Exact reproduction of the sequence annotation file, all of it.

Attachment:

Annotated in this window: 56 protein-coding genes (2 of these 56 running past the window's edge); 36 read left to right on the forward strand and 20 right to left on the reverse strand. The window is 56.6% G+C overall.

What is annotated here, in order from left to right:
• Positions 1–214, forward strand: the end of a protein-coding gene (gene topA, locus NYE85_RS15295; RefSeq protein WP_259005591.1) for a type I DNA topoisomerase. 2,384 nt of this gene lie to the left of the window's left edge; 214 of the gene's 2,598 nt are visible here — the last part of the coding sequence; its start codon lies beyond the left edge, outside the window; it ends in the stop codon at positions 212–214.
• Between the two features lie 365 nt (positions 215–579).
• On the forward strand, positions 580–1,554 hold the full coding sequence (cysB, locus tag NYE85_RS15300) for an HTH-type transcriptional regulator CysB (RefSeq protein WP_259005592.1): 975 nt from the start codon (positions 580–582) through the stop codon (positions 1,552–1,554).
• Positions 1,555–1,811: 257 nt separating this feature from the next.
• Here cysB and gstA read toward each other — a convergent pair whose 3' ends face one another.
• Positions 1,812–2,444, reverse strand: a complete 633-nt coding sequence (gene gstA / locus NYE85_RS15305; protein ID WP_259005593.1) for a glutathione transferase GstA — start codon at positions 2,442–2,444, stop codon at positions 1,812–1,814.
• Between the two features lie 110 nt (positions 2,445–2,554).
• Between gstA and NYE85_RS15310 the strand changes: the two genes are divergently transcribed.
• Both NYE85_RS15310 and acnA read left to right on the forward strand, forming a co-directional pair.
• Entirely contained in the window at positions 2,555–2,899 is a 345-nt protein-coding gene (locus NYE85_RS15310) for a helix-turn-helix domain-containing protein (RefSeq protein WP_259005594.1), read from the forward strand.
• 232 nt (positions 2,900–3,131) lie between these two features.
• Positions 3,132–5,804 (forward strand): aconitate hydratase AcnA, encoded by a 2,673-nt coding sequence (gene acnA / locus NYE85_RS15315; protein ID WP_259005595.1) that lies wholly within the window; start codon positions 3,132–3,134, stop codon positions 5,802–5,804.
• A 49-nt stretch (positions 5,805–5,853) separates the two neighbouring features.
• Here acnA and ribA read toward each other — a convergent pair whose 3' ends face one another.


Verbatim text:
Annotated in this window: 56 protein-coding genes (2 of these 56 running past the window's edge); 36 read left to right on the forward strand and 20 right to left on the reverse strand. The window is 56.6% G+C overall.

What is annotated here, in order from left to right:
• Positions 1–214, forward strand: the end of a protein-coding gene (gene topA, locus NYE85_RS15295; RefSeq protein WP_259005591.1) for a type I DNA topoisomerase. 2,384 nt of this gene lie to the left of the window's left edge; 214 of the gene's 2,598 nt are visible here — the last part of the coding sequence; its start codon lies beyond the left edge, outside the window; it ends in the stop codon at positions 212–214.
• Between the two features lie 365 nt (positions 215–579).
• On the forward strand, positions 580–1,554 hold the full coding sequence (cysB, locus tag NYE85_RS15300) for an HTH-type transcriptional regulator CysB (RefSeq protein WP_259005592.1): 975 nt from the start codon (positions 580–582) through the stop codon (positions 1,552–1,554).
• Positions 1,555–1,811: 257 nt separating this feature from the next.
• Here cysB and gstA read toward each other — a convergent pair whose 3' ends face one another.
• Positions 1,812–2,444, reverse strand: a complete 633-nt coding sequence (gene gstA / locus NYE85_RS15305; protein ID WP_259005593.1) for a glutathione transferase GstA — start codon at positions 2,442–2,444, stop codon at positions 1,812–1,814.
• Between the two features lie 110 nt (positions 2,445–2,554).
• Between gstA and NYE85_RS15310 the strand changes: the two genes are divergently transcribed.
• Both NYE85_RS15310 and acnA read left to right on the forward strand, forming a co-directional pair.
• Entirely contained in the window at positions 2,555–2,899 is a 345-nt protein-coding gene (locus NYE85_RS15310) for a helix-turn-helix domain-containing protein (RefSeq protein WP_259005594.1), read from the forward strand.
• 232 nt (positions 2,900–3,131) lie between these two features.
• Positions 3,132–5,804 (forward strand): aconitate hydratase AcnA, encoded by a 2,673-nt coding sequence (gene acnA / locus NYE85_RS15315; protein ID WP_259005595.1) that lies wholly within the window; start codon positions 3,132–3,134, stop codon positions 5,802–5,804.
• A 49-nt stretch (positions 5,805–5,853) separates the two neighbouring features.
• Here acnA and ribA read toward each other — a convergent pair whose 3' ends face one another.